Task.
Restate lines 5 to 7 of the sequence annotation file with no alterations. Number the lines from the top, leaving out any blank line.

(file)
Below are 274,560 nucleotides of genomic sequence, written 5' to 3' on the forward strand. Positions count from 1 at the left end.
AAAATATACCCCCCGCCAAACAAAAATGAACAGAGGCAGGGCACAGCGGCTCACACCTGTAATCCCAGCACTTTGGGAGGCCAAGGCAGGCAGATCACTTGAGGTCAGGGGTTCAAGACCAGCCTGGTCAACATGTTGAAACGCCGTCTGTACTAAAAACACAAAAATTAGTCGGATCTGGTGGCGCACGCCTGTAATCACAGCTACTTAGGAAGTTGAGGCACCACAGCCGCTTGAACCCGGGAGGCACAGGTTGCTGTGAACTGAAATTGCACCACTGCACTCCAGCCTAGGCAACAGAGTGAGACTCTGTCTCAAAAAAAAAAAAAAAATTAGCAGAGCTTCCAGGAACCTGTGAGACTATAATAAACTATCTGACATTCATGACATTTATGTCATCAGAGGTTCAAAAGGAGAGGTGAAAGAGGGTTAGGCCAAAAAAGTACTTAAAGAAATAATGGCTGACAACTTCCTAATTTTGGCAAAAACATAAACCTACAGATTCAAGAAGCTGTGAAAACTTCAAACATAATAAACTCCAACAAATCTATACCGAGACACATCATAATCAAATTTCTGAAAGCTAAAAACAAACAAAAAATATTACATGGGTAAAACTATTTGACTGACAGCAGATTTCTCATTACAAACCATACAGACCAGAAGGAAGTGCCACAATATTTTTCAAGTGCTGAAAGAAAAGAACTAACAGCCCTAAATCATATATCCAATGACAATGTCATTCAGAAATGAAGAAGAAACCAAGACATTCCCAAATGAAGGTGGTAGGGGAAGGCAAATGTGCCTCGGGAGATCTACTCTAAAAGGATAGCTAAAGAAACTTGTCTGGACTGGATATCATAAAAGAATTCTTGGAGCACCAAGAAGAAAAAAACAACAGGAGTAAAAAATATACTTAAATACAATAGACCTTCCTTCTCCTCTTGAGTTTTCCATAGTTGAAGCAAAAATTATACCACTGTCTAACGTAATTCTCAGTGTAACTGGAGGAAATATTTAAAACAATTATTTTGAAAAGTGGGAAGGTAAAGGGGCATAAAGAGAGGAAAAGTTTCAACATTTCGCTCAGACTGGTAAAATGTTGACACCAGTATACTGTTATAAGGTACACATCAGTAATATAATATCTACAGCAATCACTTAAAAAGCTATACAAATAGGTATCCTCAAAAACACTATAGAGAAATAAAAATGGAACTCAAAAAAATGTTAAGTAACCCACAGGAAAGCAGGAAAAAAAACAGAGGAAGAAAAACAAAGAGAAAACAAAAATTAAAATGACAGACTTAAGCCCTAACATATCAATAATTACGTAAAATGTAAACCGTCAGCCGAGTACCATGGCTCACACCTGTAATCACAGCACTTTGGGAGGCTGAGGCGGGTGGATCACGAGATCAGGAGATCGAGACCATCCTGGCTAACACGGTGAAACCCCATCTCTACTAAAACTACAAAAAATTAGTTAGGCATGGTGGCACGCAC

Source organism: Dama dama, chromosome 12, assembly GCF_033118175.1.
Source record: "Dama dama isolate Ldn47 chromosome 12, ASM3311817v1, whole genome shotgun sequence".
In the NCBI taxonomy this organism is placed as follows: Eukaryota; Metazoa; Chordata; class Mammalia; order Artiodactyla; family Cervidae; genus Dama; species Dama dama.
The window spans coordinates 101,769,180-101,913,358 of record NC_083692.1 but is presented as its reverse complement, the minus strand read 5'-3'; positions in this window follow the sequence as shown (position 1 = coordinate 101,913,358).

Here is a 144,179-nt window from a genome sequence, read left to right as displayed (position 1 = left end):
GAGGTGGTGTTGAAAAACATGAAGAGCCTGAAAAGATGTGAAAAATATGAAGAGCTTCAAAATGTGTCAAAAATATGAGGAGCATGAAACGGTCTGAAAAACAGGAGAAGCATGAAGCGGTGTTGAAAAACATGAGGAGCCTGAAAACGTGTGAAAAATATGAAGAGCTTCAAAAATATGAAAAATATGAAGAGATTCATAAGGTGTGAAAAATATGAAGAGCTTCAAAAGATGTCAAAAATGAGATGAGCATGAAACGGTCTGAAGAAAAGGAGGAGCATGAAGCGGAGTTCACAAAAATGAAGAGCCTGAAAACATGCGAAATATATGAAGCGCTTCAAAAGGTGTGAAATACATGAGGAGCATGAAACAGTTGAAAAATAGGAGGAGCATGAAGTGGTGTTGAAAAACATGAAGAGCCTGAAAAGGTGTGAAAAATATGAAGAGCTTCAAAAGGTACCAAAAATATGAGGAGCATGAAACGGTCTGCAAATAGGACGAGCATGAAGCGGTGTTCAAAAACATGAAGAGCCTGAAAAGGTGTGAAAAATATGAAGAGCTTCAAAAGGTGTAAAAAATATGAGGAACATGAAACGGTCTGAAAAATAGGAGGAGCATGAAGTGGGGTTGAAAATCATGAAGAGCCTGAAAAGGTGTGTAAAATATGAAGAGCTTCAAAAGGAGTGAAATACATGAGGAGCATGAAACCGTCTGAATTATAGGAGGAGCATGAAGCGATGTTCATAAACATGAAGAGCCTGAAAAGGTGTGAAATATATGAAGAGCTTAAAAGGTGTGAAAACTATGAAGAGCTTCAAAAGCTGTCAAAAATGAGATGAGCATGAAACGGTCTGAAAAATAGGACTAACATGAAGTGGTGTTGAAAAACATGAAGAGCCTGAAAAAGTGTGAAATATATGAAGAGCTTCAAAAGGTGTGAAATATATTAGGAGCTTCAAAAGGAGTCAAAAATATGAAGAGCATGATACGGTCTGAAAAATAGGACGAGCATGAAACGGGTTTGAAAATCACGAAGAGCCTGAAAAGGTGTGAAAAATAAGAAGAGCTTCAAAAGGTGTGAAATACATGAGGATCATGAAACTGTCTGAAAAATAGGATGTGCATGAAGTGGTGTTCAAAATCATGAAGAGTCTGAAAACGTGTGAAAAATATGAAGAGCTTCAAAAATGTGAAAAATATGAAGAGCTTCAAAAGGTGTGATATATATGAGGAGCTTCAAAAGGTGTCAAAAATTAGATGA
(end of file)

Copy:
In the NCBI taxonomy this organism is placed as follows: Eukaryota; Metazoa; Chordata; class Mammalia; order Artiodactyla; family Cervidae; genus Dama; species Dama dama.
The window spans coordinates 101,769,180-101,913,358 of record NC_083692.1 but is presented as its reverse complement, the minus strand read 5'-3'; positions in this window follow the sequence as shown (position 1 = coordinate 101,913,358).

Here is a 144,179-nt window from a genome sequence, read left to right as displayed (position 1 = left end):